Is the Olympics discriminating against non-internet users?
Got Olympic tickets that you no longer need? If so, you can now resell them. Unless, that is, you don’t use the internet. Even though you can buy tickets offline, you’re excluded from the reselling process.
The Olympic ticket resale website is finally back online. Well, I say back online – I tried to sell some Equestrian event tickets over the weekend and got a message saying ‘We’re sorry but we haven’t been able to complete your request at this time.’
But even when they’ve fixed the website glitches, which many of you have also complained about here on Which? Convo, it still doesn’t address a key problem: the whole resale process is only available online, which excludes anyone who can’t access the internet.
You can buy, but not sell, offline?
In the first round it was possible to purchase tickets using a paper application form available in high street bank branches. But if you were awarded Olympic tickets that you now can’t use, it’s not possible for you to resell them in the same way.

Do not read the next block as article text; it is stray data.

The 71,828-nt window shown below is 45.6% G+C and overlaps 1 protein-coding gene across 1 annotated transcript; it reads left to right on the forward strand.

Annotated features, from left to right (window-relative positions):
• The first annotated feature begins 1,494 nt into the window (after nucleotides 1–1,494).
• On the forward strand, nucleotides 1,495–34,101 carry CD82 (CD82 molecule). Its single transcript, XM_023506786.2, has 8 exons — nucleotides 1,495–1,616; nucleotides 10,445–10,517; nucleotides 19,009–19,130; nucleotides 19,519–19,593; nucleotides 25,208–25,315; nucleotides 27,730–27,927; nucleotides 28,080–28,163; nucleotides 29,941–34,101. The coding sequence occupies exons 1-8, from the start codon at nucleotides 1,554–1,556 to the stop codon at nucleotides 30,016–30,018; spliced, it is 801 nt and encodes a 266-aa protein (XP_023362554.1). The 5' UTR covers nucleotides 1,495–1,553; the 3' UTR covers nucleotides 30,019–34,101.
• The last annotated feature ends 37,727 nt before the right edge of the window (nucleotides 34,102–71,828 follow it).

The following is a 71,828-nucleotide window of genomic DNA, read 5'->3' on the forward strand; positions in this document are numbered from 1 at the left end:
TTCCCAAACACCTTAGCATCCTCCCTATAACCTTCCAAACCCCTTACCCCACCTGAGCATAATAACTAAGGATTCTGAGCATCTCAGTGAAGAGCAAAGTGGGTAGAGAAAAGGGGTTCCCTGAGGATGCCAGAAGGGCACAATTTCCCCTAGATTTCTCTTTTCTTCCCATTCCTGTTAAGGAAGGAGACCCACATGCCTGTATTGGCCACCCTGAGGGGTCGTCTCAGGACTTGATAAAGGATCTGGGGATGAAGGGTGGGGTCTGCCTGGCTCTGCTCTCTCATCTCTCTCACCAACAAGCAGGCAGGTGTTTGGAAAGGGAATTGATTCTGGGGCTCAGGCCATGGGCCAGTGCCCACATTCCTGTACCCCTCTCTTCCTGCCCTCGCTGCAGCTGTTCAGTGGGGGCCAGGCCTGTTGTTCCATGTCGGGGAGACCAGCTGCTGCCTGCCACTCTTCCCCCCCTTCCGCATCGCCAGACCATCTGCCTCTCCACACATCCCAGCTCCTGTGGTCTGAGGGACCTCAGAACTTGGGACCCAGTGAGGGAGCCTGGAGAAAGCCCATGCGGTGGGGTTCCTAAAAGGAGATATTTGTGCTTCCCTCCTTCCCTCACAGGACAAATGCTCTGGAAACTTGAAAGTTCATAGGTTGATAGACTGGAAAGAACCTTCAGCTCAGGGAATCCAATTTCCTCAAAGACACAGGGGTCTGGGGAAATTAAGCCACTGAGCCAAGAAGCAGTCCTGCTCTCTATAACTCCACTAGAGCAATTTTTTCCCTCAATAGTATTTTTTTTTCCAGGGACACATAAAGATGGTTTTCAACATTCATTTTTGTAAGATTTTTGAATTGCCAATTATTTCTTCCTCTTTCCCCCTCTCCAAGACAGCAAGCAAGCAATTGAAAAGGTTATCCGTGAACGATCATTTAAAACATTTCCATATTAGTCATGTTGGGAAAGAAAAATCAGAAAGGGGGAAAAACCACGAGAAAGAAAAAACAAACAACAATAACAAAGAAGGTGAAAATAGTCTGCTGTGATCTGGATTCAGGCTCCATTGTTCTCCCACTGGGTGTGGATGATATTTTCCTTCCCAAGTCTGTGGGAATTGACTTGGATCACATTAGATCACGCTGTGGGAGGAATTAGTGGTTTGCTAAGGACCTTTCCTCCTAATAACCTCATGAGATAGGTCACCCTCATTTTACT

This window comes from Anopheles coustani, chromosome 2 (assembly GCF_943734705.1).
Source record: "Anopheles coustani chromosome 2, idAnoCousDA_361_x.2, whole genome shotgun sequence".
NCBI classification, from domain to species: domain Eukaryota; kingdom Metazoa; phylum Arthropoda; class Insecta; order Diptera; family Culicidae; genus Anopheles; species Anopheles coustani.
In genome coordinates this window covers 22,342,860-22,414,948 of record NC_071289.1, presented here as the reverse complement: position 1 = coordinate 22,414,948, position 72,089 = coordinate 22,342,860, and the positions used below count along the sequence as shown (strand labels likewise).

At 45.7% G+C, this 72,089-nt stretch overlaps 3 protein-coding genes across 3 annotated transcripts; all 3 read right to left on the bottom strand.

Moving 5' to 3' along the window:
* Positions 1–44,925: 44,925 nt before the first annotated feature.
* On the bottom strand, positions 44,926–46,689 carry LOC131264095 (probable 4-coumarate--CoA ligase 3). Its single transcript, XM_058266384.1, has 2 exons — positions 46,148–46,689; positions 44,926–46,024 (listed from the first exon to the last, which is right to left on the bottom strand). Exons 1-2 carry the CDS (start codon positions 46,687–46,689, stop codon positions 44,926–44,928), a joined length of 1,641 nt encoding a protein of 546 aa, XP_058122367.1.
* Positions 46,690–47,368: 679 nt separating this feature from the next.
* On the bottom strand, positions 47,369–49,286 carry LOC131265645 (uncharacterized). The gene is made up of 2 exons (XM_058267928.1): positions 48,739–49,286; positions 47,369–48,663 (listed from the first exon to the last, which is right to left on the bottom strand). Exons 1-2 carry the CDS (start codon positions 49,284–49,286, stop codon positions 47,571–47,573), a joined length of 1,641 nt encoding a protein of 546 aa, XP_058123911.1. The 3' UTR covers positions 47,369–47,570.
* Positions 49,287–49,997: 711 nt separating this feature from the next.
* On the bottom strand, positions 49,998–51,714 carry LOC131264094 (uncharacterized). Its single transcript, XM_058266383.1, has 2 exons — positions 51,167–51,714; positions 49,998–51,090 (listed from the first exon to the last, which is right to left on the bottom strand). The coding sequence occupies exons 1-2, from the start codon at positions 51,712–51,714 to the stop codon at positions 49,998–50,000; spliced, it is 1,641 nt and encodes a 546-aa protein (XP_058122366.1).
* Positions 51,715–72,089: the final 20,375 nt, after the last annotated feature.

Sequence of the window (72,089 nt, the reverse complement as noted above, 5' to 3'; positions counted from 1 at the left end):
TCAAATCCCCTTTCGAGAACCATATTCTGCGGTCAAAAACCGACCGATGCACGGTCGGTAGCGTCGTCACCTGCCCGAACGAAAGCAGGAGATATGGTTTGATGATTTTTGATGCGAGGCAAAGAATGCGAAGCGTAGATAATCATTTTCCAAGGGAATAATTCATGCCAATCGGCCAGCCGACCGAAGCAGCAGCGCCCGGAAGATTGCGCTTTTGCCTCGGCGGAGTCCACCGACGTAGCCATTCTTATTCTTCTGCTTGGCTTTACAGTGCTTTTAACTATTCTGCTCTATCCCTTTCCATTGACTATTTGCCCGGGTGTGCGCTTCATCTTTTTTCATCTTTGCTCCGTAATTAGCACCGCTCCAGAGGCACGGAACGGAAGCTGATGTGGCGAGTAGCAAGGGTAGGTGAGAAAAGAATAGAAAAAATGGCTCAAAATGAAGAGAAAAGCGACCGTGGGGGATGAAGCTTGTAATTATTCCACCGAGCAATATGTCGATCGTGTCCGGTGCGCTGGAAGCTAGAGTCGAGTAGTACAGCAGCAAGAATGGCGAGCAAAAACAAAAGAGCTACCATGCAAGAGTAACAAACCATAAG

Almost six million older people in the UK don’t have internet access. So what are they supposed to do? Amazingly, the Olympic authorities suggest using the internet service at your local library or at an internet café to create an account.
In other words, you’re being advised to enter your personal details on a potentially unsafe public computer. And in an open environment where Tom, Dick or Harry could be looking over your shoulder. I think this advice is irresponsible.
Why does it have to be so complicated?
And it’s not even as simple as that. Once you’ve set up your online account, you have to ring customer services to get them to link your online and paper accounts together, enabling you to sell your tickets through the website. So, anyone who struggles to use the phone is penalised too, let alone this whole process being incredibly complex.
Surely the whole point of having a paper-based application form in the first round of ticket applications was to enable those without internet access to take part in the Olympic experience.
The ticketing process so far has been a shambles. Is it really beyond the London 2012 organisers to operate a ticketing process that (a) works and (b) doesn’t exclude those consumers who can’t get online? Never mind a world-class Olympic Games with access for all, right now I wouldn’t trust the London 2012 committee to run a bath.
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